Directed by Chris Smith
Review by Matt Heffernan
With all the buzz about The Blair Witch Project from this year's Sundance Film Festival, it can be easy to forget that a real documentary was also successful. Chris Smith's American Movie won the Grand Jury Prize for documentary films, beating The Source and several other notable entries. The reason it won is quite simple: it is all about the "American Dream" as it relates to independent filmmaking.
At the University of Wisconsin at Milwaukee, Smith met Mark Borchandt in a film class. Mark's life ambition is to be a filmmaker. Since he was a child, he has been making short films. He started with a color 8mm camera without a proper lens, and by the beginning of this documentary, he has graduated to black & white 16mm and synchronized sound. Despite apporaching 30 years of age, he has never held down any job except delivering papers. But his dream refuses to die, and now he wants to make a feature film.
He quickly realizes during pre-production that he doesn't have enough money. So, he decides to finish a horror short (his favorite genre) called Coven. He figures that if he can sell 3000 videos of it at $15 a copy, he will be able to afford to make his feature. He gets financial help from his aging uncle, Bill, who will get a back-end deal and producing credit for Coven. Constantly at Mark's side is Mike Schank, his best friend and (allegedly) former drug addict.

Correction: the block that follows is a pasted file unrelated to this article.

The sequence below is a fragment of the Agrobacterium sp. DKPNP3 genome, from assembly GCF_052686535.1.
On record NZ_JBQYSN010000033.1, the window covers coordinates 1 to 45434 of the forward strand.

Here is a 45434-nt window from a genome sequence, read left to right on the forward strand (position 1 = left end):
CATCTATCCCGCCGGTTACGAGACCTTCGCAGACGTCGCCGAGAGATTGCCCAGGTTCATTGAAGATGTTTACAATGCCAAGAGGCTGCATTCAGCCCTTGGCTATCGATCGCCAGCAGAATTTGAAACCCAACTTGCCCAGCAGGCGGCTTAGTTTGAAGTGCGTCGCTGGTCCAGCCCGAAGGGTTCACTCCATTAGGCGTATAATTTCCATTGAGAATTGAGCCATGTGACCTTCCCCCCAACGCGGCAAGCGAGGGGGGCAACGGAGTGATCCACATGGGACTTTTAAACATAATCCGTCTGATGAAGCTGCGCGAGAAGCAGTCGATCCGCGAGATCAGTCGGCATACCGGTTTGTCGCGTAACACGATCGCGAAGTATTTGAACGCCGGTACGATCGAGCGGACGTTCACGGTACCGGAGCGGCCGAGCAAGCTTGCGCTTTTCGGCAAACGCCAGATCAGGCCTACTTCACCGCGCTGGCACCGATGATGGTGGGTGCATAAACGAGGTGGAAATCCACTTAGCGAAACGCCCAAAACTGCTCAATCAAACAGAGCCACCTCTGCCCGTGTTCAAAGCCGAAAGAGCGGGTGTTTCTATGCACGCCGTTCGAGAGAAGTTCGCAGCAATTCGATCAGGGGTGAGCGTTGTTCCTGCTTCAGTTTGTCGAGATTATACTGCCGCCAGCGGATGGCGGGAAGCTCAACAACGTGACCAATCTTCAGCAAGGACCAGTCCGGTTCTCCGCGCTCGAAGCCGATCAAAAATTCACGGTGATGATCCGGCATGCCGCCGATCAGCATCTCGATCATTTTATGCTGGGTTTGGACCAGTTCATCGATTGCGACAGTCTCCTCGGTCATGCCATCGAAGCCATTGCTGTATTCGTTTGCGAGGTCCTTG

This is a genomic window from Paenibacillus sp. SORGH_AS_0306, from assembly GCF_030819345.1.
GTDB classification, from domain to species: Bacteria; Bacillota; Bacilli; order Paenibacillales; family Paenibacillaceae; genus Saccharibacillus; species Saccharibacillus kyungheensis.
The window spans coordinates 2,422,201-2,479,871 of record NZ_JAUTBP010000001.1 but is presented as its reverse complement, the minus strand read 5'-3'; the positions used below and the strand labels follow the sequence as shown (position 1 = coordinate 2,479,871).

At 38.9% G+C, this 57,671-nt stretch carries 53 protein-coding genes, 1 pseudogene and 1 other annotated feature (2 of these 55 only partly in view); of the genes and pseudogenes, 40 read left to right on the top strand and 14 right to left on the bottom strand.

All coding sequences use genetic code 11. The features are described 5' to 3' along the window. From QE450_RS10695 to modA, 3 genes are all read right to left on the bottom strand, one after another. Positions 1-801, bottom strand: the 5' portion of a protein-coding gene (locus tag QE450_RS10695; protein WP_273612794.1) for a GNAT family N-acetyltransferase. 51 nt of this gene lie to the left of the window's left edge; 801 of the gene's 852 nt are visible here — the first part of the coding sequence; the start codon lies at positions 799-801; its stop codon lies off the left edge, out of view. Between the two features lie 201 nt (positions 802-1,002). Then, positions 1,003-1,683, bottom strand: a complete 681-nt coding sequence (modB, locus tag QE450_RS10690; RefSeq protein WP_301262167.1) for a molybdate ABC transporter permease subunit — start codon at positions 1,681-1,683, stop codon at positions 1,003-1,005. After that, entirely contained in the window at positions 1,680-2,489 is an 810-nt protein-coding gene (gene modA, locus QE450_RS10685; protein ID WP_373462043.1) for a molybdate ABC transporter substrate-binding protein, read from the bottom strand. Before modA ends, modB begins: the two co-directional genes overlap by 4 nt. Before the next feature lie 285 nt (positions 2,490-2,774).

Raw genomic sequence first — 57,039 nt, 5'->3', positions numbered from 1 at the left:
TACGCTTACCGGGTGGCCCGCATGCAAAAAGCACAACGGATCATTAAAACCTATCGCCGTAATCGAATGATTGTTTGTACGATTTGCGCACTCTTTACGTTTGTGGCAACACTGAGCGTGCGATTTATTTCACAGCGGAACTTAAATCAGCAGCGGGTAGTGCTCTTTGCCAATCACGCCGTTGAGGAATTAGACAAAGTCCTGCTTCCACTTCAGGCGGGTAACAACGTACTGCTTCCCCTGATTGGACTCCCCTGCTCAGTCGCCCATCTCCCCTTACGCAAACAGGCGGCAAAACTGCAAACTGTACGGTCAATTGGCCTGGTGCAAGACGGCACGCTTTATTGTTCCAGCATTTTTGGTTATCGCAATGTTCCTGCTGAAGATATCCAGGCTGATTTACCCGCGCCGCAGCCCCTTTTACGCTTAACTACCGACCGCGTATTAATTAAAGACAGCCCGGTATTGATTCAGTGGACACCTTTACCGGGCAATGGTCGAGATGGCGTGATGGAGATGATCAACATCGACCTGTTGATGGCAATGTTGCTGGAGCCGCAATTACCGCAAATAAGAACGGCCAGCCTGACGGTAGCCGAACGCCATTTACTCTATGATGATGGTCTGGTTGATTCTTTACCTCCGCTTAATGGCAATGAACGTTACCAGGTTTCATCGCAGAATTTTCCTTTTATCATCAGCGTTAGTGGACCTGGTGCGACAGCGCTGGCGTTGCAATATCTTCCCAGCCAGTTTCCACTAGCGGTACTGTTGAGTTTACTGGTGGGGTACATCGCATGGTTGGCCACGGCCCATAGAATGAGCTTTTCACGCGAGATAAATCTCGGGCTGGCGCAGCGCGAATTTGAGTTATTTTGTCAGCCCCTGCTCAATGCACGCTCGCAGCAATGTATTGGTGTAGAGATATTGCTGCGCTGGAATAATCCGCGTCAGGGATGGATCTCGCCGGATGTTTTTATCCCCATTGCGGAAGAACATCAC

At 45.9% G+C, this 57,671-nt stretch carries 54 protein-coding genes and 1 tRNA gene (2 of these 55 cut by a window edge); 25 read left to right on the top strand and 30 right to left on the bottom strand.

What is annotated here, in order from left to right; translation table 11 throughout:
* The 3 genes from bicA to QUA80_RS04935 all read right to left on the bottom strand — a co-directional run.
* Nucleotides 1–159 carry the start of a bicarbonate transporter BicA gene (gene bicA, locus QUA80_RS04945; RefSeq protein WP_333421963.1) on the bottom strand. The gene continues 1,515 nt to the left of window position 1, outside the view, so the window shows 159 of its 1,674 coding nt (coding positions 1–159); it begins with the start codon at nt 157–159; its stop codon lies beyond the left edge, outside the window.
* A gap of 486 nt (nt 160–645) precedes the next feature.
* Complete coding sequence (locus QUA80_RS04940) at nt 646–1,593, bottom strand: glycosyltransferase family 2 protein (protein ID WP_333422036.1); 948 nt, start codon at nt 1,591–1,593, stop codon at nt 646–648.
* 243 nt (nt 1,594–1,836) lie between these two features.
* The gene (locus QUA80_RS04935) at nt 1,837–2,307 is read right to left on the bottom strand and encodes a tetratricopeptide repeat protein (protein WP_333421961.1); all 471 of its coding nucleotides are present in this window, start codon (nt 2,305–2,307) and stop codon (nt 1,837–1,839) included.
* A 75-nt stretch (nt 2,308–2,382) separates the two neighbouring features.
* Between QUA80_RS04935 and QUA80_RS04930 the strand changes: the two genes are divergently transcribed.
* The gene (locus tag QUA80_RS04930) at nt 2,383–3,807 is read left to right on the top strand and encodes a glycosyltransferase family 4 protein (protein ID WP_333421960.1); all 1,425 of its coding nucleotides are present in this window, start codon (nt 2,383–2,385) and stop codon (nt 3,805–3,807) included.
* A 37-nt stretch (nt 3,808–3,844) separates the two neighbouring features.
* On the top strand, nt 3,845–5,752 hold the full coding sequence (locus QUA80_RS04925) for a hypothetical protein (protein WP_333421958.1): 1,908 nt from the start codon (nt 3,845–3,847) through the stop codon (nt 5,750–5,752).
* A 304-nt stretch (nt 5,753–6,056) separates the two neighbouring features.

American Movie is not so much a behind-the-scenes documentary about Mark's films, but a portrait of his life. We see a man who is a dreamer, but he has many obstacles. The film slowly reveals his problems with alcohol, and a disrupted family life. On first impression he would appear to be just another eccentric on some quixotic mission. The truth is, he's a tragi-comic character that exists in the real world. He lives for his films; he suffers for them. He wants to be the next Orson Welles or George Romero, but we know that won't happen. He is, basically, a loser.
And then there's Mike. He openly admits to replacing his drug and alcohol problems with a gambling addiction -- scratch-off lottery tickets, to be precise. However, it appears he is under the influence of something whenever he is on camera. If this were a dramatic film, he would be the "stoner bud" of the flawed hero: Mark, who must resist temptation to realize his goal. This film contains many scenes between them which could be considered brilliant comic writing, if only they weren't actual conversations.
The poster for American Movie is a picture of Mark and Mike standing next to each other, against a white background. Their presentation is not unlike Will Smith and Kevin Kline on the Wild Wild West poster. Are these guys for real, or the latest comic duo? I believe that if you presented this film and The Blair Witch Project to a person unfamiliar with either, he or she would most likely think that the latter was the real documentary. Mark and Mike are almost too good to be true, and the same goes for this film.
For more information, go to the Internet Movie Database:
American Movie (1999)
Video Pick of the Week
Guide to Star Ratings
Review © 1999 Matt Heffernan